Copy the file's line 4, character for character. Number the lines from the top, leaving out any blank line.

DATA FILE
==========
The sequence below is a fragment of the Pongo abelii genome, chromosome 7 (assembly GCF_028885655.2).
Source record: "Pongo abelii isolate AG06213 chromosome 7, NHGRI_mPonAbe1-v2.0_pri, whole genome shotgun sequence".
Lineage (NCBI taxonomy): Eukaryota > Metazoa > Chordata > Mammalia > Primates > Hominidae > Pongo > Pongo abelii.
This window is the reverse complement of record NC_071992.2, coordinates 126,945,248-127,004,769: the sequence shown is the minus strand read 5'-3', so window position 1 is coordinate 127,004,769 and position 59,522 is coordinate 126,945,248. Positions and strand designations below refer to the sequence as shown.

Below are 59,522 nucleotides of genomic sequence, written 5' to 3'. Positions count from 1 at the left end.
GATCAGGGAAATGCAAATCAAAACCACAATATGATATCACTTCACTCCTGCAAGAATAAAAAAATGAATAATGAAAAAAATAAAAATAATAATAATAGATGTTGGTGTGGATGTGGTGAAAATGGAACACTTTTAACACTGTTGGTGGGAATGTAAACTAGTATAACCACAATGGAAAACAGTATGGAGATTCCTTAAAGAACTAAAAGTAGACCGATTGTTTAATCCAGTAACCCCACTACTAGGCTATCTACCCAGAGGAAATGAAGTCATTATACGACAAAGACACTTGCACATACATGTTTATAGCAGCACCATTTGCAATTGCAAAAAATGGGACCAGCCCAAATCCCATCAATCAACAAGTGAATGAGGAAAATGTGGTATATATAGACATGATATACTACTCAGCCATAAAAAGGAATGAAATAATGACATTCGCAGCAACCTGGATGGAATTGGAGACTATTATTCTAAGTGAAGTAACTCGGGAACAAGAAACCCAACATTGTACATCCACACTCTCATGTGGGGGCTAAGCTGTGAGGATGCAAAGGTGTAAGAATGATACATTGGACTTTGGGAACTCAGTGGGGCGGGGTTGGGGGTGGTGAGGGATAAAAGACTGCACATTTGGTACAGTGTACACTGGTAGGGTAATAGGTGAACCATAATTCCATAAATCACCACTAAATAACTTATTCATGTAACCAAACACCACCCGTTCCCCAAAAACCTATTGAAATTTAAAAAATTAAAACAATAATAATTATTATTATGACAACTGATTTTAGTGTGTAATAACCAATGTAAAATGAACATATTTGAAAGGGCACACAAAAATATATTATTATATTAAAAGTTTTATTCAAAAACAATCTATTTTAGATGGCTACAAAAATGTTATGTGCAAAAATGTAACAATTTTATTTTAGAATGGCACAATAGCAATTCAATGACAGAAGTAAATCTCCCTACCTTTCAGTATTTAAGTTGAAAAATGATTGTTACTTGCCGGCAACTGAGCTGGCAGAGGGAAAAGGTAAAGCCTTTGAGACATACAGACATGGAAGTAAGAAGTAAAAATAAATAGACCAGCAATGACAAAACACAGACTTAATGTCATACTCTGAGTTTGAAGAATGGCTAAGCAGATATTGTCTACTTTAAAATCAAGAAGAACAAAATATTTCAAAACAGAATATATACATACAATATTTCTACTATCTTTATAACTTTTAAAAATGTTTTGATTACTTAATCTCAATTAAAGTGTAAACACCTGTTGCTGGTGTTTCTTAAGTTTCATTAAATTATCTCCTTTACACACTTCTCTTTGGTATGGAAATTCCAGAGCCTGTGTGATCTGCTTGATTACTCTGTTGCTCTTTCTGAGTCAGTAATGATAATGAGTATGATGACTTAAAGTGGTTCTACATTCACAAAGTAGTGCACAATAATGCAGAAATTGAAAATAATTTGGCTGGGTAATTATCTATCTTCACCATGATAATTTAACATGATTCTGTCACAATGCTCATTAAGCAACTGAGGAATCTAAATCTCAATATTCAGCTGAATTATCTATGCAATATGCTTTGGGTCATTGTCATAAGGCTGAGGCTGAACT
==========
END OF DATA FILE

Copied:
This window is the reverse complement of record NC_071992.2, coordinates 126,945,248-127,004,769: the sequence shown is the minus strand read 5'-3', so window position 1 is coordinate 127,004,769 and position 59,522 is coordinate 126,945,248. Positions and strand designations below refer to the sequence as shown.